Morgue becomes mountain of anguish

Civil servants unloaded the cargo. Hundreds of bodies, those of adults and children alike, were already piled outside the morgue, bloated under the blazing sun.

Relatives picked their way around them trying to find the missing, trying to block out the putrid smell.

The grim pileup of bodies all but masked one positive note: Haiti’s barely functioning state had begun to work, if still just minimally, by sending the police to gather bodies. The police pickup trucks were virtually the first organised recovery efforts seen in many parts of the city.

The residents of Port-au-Prince, also began taking responsibility for cleaning up on Thursday: clearing streets, collecting debris and searching for trapped survivors.
“I heard several of my co-workers are alive some place inside there,” said Pierre Ricky Constant, 24, an inspector who showed up Thursday morning, to start digging through the rubble of the Transportation Ministry building, where he worked.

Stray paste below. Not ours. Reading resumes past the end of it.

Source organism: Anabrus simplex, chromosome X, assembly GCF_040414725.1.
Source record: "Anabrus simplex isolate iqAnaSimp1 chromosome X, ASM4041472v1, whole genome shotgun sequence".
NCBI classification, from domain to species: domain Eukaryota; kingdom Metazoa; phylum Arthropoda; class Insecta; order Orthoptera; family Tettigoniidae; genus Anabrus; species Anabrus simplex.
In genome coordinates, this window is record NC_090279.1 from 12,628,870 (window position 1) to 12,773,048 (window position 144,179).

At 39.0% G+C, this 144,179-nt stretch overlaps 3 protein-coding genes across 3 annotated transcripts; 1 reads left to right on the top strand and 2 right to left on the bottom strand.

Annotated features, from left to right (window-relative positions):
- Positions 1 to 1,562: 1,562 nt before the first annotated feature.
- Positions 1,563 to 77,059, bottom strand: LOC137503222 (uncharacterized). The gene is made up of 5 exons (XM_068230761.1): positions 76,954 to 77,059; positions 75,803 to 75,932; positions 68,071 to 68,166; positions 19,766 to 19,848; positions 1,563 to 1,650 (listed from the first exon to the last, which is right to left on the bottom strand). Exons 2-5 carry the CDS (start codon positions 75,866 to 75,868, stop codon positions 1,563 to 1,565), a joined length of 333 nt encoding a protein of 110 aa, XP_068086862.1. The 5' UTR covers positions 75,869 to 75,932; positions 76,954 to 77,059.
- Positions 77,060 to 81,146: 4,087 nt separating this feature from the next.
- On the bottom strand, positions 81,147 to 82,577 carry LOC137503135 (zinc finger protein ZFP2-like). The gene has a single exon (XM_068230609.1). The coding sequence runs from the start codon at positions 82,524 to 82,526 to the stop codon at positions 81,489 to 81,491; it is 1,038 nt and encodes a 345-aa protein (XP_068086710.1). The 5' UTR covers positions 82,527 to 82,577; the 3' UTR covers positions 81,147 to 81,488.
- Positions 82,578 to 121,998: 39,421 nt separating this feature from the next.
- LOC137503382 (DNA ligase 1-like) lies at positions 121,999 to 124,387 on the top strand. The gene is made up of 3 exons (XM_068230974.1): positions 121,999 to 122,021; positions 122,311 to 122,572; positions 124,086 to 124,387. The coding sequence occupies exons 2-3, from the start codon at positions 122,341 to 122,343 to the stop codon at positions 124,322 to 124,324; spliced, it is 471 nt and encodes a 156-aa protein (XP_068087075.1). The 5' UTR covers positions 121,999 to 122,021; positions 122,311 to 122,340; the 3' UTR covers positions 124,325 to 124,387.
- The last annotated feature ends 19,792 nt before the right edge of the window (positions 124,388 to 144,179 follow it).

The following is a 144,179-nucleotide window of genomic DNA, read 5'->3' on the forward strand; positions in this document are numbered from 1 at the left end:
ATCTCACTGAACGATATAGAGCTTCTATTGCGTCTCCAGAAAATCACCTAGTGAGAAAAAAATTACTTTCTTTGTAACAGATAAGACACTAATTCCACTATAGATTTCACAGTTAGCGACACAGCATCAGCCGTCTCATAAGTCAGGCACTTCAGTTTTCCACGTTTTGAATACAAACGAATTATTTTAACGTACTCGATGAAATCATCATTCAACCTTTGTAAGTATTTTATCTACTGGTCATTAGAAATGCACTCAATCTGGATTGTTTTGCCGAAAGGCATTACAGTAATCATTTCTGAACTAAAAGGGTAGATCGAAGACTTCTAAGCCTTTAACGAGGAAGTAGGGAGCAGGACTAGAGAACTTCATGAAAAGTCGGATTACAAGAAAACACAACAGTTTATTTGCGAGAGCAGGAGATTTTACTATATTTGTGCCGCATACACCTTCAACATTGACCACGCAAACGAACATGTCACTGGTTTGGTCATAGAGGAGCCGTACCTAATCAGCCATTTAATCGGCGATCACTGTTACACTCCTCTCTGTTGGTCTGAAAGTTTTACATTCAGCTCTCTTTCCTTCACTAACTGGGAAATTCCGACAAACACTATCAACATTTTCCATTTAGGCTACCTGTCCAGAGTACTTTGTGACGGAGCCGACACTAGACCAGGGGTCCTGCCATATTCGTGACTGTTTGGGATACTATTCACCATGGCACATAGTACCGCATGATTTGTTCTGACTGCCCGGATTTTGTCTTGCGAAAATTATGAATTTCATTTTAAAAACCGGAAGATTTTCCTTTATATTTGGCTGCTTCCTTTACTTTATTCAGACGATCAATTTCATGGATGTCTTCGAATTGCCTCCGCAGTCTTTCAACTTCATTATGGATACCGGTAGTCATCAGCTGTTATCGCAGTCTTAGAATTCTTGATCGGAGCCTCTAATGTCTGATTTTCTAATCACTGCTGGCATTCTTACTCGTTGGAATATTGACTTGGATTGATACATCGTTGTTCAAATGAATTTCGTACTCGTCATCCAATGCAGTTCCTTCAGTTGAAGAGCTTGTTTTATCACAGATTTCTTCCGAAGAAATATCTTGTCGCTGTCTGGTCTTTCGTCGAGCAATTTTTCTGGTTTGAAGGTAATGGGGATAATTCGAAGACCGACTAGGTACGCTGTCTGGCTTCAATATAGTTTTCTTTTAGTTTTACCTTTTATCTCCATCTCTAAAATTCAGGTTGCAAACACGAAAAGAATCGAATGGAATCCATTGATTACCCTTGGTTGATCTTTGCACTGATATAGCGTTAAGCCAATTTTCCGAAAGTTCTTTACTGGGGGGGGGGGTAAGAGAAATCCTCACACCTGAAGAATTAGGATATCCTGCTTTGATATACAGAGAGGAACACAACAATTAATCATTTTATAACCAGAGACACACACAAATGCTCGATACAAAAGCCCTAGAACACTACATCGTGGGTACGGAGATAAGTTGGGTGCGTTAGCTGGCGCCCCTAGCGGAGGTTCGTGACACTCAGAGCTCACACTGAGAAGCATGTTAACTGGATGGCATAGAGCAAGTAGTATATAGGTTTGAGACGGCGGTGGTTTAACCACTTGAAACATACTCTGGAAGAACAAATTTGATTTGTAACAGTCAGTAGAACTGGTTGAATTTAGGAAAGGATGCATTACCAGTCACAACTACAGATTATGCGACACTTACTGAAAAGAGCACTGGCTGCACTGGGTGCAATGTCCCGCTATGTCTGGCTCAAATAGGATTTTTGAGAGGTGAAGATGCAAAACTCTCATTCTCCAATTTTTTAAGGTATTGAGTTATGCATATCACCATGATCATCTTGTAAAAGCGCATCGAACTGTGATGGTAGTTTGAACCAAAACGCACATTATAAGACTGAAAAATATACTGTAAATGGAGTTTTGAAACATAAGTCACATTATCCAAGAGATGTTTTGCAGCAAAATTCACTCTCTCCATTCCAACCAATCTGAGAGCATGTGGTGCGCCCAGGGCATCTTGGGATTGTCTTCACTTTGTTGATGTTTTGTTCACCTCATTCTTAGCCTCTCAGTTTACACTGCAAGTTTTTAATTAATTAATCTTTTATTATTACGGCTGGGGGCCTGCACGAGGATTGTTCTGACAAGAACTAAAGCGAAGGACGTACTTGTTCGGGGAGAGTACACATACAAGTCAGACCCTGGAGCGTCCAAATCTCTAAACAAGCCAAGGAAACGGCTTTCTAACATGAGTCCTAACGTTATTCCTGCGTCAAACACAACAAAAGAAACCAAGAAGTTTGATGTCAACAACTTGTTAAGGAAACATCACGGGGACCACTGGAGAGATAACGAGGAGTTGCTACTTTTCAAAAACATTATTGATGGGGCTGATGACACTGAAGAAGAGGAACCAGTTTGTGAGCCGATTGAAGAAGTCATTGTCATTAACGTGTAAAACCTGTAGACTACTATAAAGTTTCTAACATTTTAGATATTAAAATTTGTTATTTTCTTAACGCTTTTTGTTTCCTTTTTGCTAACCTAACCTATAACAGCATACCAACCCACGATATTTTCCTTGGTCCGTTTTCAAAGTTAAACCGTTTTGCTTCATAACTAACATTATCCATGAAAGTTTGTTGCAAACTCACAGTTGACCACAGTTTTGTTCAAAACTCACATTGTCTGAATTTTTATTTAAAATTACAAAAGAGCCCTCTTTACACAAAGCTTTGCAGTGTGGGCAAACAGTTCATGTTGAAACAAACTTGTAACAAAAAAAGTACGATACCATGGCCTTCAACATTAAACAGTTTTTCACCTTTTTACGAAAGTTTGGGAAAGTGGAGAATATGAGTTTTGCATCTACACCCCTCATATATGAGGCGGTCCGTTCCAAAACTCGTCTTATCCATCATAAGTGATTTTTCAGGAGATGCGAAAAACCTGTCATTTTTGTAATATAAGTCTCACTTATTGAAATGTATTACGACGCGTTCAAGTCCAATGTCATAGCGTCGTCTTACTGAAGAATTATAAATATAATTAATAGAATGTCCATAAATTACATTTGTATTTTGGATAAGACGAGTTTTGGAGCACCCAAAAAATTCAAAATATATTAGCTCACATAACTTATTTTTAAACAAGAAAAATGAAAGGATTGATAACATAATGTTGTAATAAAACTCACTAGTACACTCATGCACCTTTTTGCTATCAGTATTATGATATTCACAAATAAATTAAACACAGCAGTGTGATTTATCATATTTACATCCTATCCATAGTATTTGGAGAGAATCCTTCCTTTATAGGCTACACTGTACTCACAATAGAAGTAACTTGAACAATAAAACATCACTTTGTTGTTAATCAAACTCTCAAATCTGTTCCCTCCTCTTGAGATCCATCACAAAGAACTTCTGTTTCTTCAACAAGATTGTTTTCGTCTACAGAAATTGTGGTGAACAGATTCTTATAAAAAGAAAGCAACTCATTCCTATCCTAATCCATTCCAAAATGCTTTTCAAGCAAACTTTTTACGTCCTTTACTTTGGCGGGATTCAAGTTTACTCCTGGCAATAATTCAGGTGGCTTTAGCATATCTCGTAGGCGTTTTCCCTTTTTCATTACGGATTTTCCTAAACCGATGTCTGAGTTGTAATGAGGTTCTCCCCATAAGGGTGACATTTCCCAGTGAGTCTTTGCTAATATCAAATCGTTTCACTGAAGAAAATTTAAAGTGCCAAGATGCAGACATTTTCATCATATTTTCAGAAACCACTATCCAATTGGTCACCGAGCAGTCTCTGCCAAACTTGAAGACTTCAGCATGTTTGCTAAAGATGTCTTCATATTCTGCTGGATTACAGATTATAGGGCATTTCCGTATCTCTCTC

“Tell President Obama we need his help,” said Constant.
Next to Constant’s ministry it was a similar story. The Ministry of Finance: destroyed. The Ministry of Justice: destroyed. The Fire Department: destroyed.

To get on with the task of picking up the pieces, the living literally still had to step over the dead on this city’s streets. Even as the police picked up what bodies they could, others that were shrouded in white sheets or that had been simply dragged outside without any covering lined the sidewalks.

Doing anything remained a logistical nightmare. Electricity remained nonexistent. Gasoline remained in short supply. Thousands remained camped in parks, in the street, under trees.

 “The lucky ones are those buried in their own yard,” he said. “For those less fortunate, they will join the other corpses in forming mountains of the dead.”

The New York Times

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